Currently living in Barcelona, Brazilian photographer Bruno Alencastro wanted to capture his experience in Europe by photographing the city from a different perspective. The task wouldn’t be easy, considering millions of travelers flock to the city each year to photograph some of the city’s most well-loved monuments. Thus, Alencastro took to the sky, creating a set of 360-degree aerial photographs that transform areas of Barcelona into small globes.
Alencastro began with Gaudí’s iconic Sagrada Familia, which he just so happened to live next to, giving him a first-hand view of the tourists that poured through the monument daily, all snapping photographs. “I had been looking for a different angle, not to repeat the thousands of almost equal photos that are posted every day on social networks,” Alencastro tells My Modern Met.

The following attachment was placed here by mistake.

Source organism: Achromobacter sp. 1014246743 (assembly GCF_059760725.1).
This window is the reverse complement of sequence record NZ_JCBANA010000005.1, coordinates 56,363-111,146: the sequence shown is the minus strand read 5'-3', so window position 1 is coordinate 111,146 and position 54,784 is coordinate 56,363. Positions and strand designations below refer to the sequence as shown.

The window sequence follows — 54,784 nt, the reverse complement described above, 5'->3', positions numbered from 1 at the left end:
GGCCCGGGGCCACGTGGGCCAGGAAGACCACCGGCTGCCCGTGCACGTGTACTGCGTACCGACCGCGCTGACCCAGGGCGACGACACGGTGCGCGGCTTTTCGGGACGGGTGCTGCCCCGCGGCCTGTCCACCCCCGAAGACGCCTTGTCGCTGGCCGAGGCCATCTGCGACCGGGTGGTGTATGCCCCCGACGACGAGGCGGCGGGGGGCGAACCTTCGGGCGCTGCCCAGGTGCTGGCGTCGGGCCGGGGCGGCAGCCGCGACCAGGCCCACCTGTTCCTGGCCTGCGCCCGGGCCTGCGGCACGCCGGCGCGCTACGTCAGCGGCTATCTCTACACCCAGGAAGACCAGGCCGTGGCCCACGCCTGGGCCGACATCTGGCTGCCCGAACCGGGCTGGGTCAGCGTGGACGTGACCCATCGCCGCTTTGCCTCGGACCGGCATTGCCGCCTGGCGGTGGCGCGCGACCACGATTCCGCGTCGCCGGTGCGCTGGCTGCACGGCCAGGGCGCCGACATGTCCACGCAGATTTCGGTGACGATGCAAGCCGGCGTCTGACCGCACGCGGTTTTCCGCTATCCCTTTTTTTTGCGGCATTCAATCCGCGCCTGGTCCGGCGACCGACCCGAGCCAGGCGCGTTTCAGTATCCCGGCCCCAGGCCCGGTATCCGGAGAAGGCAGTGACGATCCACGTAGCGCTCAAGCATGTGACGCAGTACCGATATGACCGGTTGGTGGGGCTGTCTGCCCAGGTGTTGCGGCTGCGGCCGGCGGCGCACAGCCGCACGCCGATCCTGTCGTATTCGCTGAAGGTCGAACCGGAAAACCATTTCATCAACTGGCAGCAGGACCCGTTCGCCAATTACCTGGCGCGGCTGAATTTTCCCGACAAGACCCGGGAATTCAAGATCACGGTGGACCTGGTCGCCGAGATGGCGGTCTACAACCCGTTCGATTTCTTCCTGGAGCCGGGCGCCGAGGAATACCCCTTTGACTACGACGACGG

Taking to the sky, he captured 46 aerial photographs, which he then composited together and transformed into a stereographic projection. A stereographic projection allows a sphere to be projected onto a plane—just imagine how flat maps are placed onto spherical globes. In this manner, different neighborhoods and monuments in Barcelona become “small planets” unto themselves.
After tackling the Sagrada Familia, Alencastro was so inspired that he made his way across 9 other sections of the city, from beachy Barceloneta to the Montjuïc hilltop. By going up high with these 360 photos, the Brazilian photographer manages to gain a unique perspective of the streets of Barcelona.
Follow along with Alencastro as he documents his time in Barcelona via #168daysinbcn.